Gentleman Bear by William Pene du Bois
“Bears build character.” How’s that for a positive message? The main character of Gentleman Bear is one Billy Browne-Browne who goes through life with his stuffed bear Bayard by his side. This does not render him emotionally crippled, emasculated or perpetually adolescent. Instead, Bayard provides Billy with much needed support and in fact, helps Billy to become a better boy and eventually a better man. With Bayard by his side, Billy competes in the Olympics, faces Hitler and performs heroically on the battlefront.
The vocabulary and tone skew a bit high for a book about a boy and his bear, but as a read aloud, it might do well with second and third graders who were interested in the subject. Especially children who are yearning to cling to their childhood a bit longer and looking for some outside permission to do so. This also appears to be a picture book from the exterior, but is in fact a chapter book.
Sex, Nudity, Dating –The story starts before the birth of the main character, Billy Browne-Browne. We learn how his parents meet. His father kissed his mother. They agree to marry. Lady Betty is kissed by her father-in-law. Billy is born (the phrasing used is “a son was born to…” Billy says “I didn’t recognize you with your clothes on” to a female diver (he means as opposed to a swimsuit, not that he’s seen her naked). Avis kisses Bayard. There is another wedding. Friends keep the bear from going on honeymoon with the couple. There’s a sort of odd passage where an old man convinces a group of friends to be pilots but says that he speaks “romantically” of flying and refers to the “seduction” of the men. During a costume party a young boy swats girls backsides with a cutlass.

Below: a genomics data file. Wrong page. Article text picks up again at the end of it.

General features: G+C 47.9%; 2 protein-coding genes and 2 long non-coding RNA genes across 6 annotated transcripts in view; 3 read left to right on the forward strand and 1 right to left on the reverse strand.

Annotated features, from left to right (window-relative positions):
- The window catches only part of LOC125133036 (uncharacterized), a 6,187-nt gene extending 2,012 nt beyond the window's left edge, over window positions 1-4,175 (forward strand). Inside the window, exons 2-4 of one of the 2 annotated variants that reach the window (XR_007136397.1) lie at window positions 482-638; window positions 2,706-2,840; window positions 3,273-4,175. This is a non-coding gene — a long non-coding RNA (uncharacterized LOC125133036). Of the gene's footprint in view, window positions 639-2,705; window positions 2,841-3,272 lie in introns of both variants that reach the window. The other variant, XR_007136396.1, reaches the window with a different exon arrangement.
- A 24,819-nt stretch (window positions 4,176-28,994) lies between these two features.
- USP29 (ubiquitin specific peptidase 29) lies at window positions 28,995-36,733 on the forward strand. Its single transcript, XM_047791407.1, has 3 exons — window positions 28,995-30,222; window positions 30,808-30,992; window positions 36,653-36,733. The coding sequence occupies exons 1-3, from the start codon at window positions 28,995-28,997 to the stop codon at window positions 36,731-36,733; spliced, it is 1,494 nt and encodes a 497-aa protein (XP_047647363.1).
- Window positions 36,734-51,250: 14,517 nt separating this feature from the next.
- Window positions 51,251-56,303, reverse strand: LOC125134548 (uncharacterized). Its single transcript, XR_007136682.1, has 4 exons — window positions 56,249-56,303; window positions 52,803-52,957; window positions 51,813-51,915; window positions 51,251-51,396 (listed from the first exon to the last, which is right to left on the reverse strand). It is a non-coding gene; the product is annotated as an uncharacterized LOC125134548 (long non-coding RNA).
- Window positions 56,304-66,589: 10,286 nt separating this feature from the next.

Profanity – “shut up,”
Death, Violence and Gore – The “horrible war” ended when Billy was two. World War II happens. Billy and his friends are pilots. They come under German fire. There is an illustration of planes going down and a parachuting bear who has been hit by the bullets. He’s been strafed by bullets, losing an ear and having a chunk taken out of his arm. Billy is told that the daily business of Scotland Yard involves sadistic murder and political assassinations.
Drugs, Alcohol and Smoking – They stop at an inn that smells of beer. When he is twenty, Billy drinks champagne, wine, vodka and aquavit. Given the era and the setting (Europe) he was likely of age to drink. He seems intoxicated although there’s no actual statement to that effect. Upon losing his bear, Billy downs glass after glass of champagne. Billy is told that Scotland Yard handles drug smuggling. An illustration of the bear is labeled keep the whiskies coming.
Frightening or Intense Things – Two men burst into tears at having survived the war. Hitler is first mentioned in the context of the Olympics of 1936 and is largely beloved by the German people.